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Does Anyone Care About Target’s Data Breach?

December 19, 2013

While Target’s loss of 40 million customer records containing credit and debit card information made the headlines of most news organizations today, while deeply embarrassing for Target, I wonder if anyone really cares?

The fact is that for the past 5 years, data breeches have been occurring with increasing frequency and it therefore doesn’t seem especially surprising when we hear that someone else’s data has been stolen. In a year, when much has been made of the NSA snooping on American citizens, this whole privacy issue seems to be one that was supposed to be big, but just hasn’t turned out that way.

If you extrapolated what analysts were saying a few years back, we should be assuming that Target’s Q4 2013 would be a disaster, with customers boycotting the store and making their vital holiday season a financial misery. This isn’t going to happen because people don’t seem to care about their financial data being freely exposed to the world, because they’ve calculated that the chances of their personal data being used are minimal and if something was to happen, it’s easily solved.

It therefore appears that companies might have some wiggle room when it comes to how they use the mountains of data they are now collecting on everyone and everything. It seems that consumers are very much benefit focused and would rather seize the immediate advantage of a new app, rather than read the small print of the legal statement that might basically say that the company behind the app is taking every piece of data it can from you.

For companies in the data business and those using the data, there’s obviously a fine balance to achieve. As long as people don’t feel their data is being abused and misused and the promise that greater intelligence will provide greater personalization is delivered, all will be good.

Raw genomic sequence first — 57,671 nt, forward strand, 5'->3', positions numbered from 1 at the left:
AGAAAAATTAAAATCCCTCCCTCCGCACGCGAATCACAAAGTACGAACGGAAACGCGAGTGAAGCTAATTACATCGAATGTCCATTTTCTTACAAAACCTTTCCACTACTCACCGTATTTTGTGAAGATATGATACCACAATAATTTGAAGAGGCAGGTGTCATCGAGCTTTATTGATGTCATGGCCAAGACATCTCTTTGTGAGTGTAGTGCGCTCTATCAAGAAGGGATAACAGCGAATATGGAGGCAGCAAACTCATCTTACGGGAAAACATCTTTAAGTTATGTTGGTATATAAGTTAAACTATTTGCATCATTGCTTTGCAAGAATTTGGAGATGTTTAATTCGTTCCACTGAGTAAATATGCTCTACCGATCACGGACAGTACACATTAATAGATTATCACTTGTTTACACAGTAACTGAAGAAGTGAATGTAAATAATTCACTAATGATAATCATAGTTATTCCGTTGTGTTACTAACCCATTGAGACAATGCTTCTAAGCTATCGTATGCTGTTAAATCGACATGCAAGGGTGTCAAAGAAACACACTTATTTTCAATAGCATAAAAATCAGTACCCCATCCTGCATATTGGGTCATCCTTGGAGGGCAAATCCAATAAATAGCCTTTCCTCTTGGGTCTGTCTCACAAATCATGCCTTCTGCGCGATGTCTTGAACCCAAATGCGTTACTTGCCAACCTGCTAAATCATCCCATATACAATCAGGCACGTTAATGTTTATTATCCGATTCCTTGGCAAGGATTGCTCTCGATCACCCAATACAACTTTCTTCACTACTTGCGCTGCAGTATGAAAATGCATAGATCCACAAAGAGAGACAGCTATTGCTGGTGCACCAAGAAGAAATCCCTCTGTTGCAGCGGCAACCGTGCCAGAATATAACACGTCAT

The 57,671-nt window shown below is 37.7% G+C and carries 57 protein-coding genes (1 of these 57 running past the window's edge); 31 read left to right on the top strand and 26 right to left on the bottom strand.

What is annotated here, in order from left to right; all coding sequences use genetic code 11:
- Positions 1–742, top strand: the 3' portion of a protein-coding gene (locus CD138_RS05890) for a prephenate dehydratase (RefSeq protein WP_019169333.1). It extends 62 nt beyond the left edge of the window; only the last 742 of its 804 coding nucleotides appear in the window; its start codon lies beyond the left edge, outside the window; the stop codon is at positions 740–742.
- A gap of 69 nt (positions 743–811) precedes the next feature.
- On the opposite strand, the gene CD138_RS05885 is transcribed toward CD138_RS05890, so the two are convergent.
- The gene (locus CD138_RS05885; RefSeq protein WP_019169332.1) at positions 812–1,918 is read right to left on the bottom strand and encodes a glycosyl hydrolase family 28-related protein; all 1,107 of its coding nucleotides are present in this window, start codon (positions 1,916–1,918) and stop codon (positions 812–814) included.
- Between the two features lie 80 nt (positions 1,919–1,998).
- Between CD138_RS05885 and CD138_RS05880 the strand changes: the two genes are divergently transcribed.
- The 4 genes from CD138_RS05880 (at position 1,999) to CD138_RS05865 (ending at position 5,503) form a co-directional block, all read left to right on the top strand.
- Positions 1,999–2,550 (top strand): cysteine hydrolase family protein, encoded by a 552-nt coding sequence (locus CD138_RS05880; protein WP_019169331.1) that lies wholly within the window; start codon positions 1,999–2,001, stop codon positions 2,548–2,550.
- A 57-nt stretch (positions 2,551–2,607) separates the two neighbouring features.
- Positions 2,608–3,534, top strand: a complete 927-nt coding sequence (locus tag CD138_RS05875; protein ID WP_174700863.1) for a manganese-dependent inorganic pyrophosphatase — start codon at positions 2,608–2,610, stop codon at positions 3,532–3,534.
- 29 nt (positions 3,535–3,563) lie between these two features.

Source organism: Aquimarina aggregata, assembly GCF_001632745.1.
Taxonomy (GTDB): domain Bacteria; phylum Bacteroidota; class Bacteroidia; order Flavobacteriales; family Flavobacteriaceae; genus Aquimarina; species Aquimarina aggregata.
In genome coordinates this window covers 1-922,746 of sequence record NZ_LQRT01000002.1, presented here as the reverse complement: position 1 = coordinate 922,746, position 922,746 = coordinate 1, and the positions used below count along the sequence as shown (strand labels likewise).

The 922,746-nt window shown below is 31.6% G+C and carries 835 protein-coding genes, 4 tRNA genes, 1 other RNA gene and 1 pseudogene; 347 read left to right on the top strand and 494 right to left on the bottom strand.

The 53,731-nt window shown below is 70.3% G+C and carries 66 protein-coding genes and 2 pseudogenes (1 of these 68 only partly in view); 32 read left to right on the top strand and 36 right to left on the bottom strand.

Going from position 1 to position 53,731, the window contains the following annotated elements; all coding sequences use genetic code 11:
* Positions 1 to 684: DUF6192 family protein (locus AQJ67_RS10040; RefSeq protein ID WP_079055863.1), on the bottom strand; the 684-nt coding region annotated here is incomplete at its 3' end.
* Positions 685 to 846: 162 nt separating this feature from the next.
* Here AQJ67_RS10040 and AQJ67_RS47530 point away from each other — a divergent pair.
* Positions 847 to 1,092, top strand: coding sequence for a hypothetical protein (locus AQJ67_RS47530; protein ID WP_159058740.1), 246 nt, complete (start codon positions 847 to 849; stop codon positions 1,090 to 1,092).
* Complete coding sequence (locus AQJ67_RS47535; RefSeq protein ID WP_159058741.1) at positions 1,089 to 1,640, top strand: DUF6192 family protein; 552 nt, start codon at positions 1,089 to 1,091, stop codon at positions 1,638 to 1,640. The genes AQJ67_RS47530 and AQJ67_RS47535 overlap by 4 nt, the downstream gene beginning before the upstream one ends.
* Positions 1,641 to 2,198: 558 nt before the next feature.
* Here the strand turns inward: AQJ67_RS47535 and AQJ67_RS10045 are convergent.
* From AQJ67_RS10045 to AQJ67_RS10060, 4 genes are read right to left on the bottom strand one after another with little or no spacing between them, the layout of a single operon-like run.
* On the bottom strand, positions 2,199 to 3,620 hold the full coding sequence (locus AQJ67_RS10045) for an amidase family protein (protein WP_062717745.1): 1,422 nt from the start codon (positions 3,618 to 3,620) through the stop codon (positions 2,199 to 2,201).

However, when someone crosses the line and pushes things to far, there’s a possibility that attitudes could change.

A recent article in Popular Science highlights the news that one of the foremost experts in Artificial Intelligence, Yann LeCun has just been lured away from NYU to Facebook. LeCun’s specialty is using intelligence from images to help a drone fly itself. Popular Science speculates that LeCun might be applying this technology a little differently at Facebook.

“It’s not hard to imagine similar algorithms used to “read” the videos that you upload to Facebook, by examining who and what is present in the scene. Instead of targeting ads to users based on keywords written in Facebook posts, the algorithms would analyze a video of say, you at the beach with some friends. The algorithm might then learn what beer you’re drinking lately, what brand of sunscreen you use, who you’re hanging out with, and guess whether you might be on vacation.”

Maybe I am wrong, but I am not sure everyone who uploads photos to Facebook is expecting them to be hyper-analyzed; useful data extracted and predictive analysis performed and sold to advertisers. If they knew what was going to be done, would they still upload?

While Target’s data breech might make the headlines today, but not cause widespread panic and condemnation from consumers, it’s seems likely that it won’t be long before someone pushes the privacy balance a little too far and gets to experience serious whiplash from the consumer reaction.

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